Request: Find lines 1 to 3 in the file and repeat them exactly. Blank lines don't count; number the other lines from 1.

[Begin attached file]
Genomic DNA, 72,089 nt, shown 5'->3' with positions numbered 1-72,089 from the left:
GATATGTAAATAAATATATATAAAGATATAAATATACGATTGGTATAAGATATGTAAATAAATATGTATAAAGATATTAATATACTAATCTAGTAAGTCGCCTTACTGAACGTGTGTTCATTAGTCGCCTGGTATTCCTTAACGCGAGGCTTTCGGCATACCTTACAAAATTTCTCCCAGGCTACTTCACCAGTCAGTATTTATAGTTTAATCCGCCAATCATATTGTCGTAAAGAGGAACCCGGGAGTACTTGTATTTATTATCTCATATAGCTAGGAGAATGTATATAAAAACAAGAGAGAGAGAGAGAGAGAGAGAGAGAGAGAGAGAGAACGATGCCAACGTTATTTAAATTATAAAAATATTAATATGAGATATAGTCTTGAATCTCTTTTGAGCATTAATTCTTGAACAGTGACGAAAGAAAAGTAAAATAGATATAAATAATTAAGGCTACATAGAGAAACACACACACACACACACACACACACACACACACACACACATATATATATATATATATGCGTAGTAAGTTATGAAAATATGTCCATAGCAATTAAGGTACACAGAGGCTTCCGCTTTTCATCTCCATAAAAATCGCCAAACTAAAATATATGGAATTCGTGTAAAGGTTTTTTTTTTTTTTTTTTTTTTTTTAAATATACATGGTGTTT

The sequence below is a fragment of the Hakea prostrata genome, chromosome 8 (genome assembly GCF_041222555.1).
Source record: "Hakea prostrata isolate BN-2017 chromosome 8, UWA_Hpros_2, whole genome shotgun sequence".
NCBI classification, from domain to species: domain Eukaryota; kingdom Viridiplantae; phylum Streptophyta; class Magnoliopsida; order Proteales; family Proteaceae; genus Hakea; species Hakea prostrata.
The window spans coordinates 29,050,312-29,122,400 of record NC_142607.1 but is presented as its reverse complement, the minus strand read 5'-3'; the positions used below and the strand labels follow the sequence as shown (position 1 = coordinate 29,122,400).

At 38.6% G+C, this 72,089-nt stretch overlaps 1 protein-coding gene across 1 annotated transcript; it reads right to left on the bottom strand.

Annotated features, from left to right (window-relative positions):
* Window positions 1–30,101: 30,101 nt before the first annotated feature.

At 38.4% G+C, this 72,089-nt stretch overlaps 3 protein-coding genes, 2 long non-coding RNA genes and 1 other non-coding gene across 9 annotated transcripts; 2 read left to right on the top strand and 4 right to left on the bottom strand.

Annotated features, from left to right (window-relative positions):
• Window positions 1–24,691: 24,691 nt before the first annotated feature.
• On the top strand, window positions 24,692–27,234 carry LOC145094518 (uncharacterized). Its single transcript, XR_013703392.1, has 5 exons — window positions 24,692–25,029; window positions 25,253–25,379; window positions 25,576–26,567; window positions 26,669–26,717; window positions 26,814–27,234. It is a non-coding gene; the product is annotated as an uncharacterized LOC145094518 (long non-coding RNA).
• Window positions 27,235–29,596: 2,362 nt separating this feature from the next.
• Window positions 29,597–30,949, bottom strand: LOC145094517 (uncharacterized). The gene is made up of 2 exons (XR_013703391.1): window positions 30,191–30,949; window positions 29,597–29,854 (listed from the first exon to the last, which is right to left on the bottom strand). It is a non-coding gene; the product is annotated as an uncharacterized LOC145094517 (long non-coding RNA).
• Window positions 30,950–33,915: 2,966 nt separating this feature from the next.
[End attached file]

Genomic DNA, 72,089 nt, shown 5'->3' with positions numbered 1-72,089 from the left:
GATATGTAAATAAATATATATAAAGATATAAATATACGATTGGTATAAGATATGTAAATAAATATGTATAAAGATATTAATATACTAATCTAGTAAGTCGCCTTACTGAACGTGTGTTCATTAGTCGCCTGGTATTCCTTAACGCGAGGCTTTCGGCATACCTTACAAAATTTCTCCCAGGCTACTTCACCAGTCAGTATTTATAGTTTAATCCGCCAATCATATTGTCGTAAAGAGGAACCCGGGAGTACTTGTATTTATTATCTCATATAGCTAGGAGAATGTATATAAAAACAAGAGAGAGAGAGAGAGAGAGAGAGAGAGAGAGAGAGAACGATGCCAACGTTATTTAAATTATAAAAATATTAATATGAGATATAGTCTTGAATCTCTTTTGAGCATTAATTCTTGAACAGTGACGAAAGAAAAGTAAAATAGATATAAATAATTAAGGCTACATAGAGAAACACACACACACACACACACACACACACACACACACACACATATATATATATATATATGCGTAGTAAGTTATGAAAATATGTCCATAGCAATTAAGGTACACAGAGGCTTCCGCTTTTCATCTCCATAAAAATCGCCAAACTAAAATATATGGAATTCGTGTAAAGGTTTTTTTTTTTTTTTTTTTTTTTTTAAATATACATGGTGTTT

The sequence below is a fragment of the Hakea prostrata genome, chromosome 8 (genome assembly GCF_041222555.1).